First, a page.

The global oil market will show a surplus into next year, as an abrupt deterioration in demand growth meets rising supply, pushing world inventories to yet another record high and confounding the previous expectations of leading energy agencies.
The International Energy Agency on Tuesday forecast global supply would outpace demand well into next year, marking an about-face from its assessment just one month ago that the market would essentially show no surplus for the remainder of this year.
Similarly, a monthly report from the Organization of the Petroleum Exporting Countries on Monday showed the world’s largest producers expect their non-OPEC rivals to pump even faster, suggesting a hefty surplus may be on the cards in 2017.
“Our forecast in this month’s report suggests that this supply-demand dynamic may not change significantly in the coming months. As a result, supply will continue to outpace demand at least through the first half of next year,” the IEA said.
Global refinery runs are expected to grow at their slowest pace in at least a decade this year, which will curb appetite for crude oil, just as inventories across the OECD rose to a fresh record high of 3.111 billion barrels, the report said.
“With our more pessimistic outlook for the second half of 2016 refining activity and revisions to crude supply, the expected draws in the third quarter of 2016 are now lower, while the build in the fourth quarter of 2016 is higher,” the IEA said.
Global demand growth is slowing at a faster pace than the group initially predicted. The IEA left its forecast for demand growth for 2017 unchanged from its prediction in June at 1.2 million barrels per day, but cut its forecast for 2016 consumption growth to 1.3 million bpd, from 1.4 million.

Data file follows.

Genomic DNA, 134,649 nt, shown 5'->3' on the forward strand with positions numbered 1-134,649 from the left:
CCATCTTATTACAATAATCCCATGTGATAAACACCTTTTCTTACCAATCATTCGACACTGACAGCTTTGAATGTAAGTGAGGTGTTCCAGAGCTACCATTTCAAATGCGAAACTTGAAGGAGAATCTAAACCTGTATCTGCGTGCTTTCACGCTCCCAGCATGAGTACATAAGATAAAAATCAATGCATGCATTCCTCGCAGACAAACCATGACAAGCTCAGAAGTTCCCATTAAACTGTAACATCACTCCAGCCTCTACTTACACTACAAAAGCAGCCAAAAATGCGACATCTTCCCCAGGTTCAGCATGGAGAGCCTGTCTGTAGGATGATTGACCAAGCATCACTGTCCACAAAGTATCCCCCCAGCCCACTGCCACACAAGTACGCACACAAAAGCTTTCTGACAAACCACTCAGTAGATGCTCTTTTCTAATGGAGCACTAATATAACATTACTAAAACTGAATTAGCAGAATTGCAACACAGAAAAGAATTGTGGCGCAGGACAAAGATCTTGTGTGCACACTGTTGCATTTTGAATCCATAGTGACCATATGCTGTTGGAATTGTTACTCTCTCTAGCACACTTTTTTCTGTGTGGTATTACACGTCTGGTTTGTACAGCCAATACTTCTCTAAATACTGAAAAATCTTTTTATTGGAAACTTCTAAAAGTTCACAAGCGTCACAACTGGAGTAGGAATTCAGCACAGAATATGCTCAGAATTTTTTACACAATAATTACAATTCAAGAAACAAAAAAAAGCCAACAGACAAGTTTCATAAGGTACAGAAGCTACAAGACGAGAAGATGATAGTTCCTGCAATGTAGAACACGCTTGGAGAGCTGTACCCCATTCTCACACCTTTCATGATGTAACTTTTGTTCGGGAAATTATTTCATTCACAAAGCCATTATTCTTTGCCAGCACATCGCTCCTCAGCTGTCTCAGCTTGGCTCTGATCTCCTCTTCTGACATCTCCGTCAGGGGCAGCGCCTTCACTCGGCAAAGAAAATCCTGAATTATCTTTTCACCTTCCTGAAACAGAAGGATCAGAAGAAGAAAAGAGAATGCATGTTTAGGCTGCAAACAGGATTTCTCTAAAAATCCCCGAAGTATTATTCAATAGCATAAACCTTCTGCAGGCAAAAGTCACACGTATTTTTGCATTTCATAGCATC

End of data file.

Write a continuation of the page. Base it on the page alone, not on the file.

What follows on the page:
“The key demand change in this report is the erosion of 300,000 bpd from the third quarter of 2016’s global demand estimate, and the resulting removal of 100,000 bpd from the net 2016 forecast,” the IEA said.
Brent crude oil futures fell by around 2 per cent on Tuesday to $47.30 a barrel, still showing a 70-per cent gain so far this year, but about half where it was two years ago.
Despite oil’s collapse and resulting investment cuts, global oil production is still expanding, although nowhere near the breakneck pace of 2015. High-cost OPEC producers have been hit particularly hard.
However, the loss has been more than made up for by OPEC. Saudi Arabia and Iran have each raised oil output by over 1 million barrels a day since late 2014 when OPEC shifted strategy to defend market share rather than price.
OPEC forecast demand for its oil will average 32.48 million bpd in 2017, down 530,000 bpd from its previous forecast.
“It seems the situation has deteriorated strongly in the eyes of OPEC as well as the IEA,” Commerzbank head of commodities strategy Eugen Weinberg said.
“.. That we are in the third quarter of 2016 and we won’t see the ‘balancing-out’ over the next six months is definitely a major change,” he said.
Near-record OPEC output, and higher supply from outside, could make it harder for OPEC, led by Saudi Arabia, and rival Russia to come up with steps to support the market. Producers are expected to meet in Algeria on the sidelines of the Sept. 26-28 International Energy Forum.